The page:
THE BERLIN OF HERMANN BLANKENSTEIN
Here to pay honours to one of Berlin’s most important yet perhaps least publicly cherished architects, Hermann Blankenstein – whose buildings are so much part of the city’s tapestry that it is impossible to imagine Berlin without them – is a last year’s post briefly telling the story of the architect’s invaluable contribution.
You will find it following this link.
In the meantime, here are some of Hermann Blankenstein’s best known “works”. Remember his name next time you see them. You can, of course, read more about the brilliant architect’s Berlin works in “Notmsparker’s Berlin Companion” (Part Two to be published around Easter 2018).
Polizeipräsidium am Alexanderplatz (Alexanderstraße 5-6), also known as the Rote Burg (Red Fortress).
Irrenanstalt (Mental Asylum) Dallendorf in 1885 (image by FA Schwartz). The village later changed its name to Wittenau to avoid being associated with the madhouse but, as was to be expected, the said asylum changed its name accordingly, too. Later it was known as “Bonnie’s Ranch” after its chef, Karl Bonhoeffer. The name is still used.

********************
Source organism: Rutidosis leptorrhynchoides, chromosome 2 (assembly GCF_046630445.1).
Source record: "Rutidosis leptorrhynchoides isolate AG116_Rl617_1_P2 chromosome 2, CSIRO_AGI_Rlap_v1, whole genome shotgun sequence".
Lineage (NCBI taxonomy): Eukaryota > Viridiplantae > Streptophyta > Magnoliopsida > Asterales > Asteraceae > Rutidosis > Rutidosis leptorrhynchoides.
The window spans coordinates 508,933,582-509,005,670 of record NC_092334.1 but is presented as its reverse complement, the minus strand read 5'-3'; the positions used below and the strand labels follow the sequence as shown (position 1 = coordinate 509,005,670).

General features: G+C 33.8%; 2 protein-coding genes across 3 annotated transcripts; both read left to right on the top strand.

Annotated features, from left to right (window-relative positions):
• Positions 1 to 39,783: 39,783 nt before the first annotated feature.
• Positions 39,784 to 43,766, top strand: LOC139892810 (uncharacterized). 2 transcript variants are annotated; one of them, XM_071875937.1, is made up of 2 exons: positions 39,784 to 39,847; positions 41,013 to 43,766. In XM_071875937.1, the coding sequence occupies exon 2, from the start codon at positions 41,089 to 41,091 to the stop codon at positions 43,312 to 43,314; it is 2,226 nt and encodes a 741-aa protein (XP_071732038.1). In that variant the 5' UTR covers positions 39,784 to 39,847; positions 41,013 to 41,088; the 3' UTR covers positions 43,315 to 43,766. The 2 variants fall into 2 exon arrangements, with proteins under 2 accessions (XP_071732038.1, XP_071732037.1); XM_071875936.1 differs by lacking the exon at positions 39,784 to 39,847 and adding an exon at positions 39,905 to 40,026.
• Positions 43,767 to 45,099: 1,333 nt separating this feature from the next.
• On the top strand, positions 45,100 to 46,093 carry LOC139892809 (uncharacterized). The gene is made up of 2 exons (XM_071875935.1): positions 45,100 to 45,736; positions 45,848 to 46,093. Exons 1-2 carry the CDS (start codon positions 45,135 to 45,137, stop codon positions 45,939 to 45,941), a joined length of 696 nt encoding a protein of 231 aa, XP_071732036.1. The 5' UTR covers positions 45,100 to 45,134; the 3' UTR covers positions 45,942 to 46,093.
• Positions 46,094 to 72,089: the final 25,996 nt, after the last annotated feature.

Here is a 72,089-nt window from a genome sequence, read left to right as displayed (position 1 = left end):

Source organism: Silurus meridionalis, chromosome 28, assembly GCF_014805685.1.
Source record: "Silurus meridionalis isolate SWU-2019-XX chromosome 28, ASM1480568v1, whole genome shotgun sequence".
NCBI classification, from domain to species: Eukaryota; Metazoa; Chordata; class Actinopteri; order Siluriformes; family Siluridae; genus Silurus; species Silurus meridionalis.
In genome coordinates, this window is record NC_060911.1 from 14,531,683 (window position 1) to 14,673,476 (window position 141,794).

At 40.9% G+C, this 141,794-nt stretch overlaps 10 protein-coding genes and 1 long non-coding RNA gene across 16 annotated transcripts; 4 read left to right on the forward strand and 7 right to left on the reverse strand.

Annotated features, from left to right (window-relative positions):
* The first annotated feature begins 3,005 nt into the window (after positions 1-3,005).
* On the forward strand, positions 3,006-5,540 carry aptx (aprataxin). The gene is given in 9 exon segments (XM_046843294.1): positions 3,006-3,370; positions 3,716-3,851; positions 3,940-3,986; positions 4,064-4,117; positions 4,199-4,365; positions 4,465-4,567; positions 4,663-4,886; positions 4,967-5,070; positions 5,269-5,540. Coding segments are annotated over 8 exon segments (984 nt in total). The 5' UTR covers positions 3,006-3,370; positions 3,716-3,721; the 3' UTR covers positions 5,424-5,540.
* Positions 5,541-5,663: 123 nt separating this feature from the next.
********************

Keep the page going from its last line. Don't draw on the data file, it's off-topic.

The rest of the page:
Krankenhaus Am Urban around 1898.
Irrenanstalt Herzberge bei Lichtenberg, 1901. Now Königin-Herzberge-Krankenhaus (KEH), Lichtenberg. (image via KEH Archive).
Zentrale-Markthalle near Alexanderplatz around 1900.
Central Abbatoir in Pankow (locality: Prenzlauer Berg) – before the 1920 administrative reform of Berlin and until 1938 it was part of Friedrichshain.
Markthalle IX in Eisenbahnstraße, Kreuzberg – here in the 1920s. Today, it is next to Arminiushalle in Moabit one of two original Blankenstein market halls still in use and growing new audience. (Image via Markthalle IX).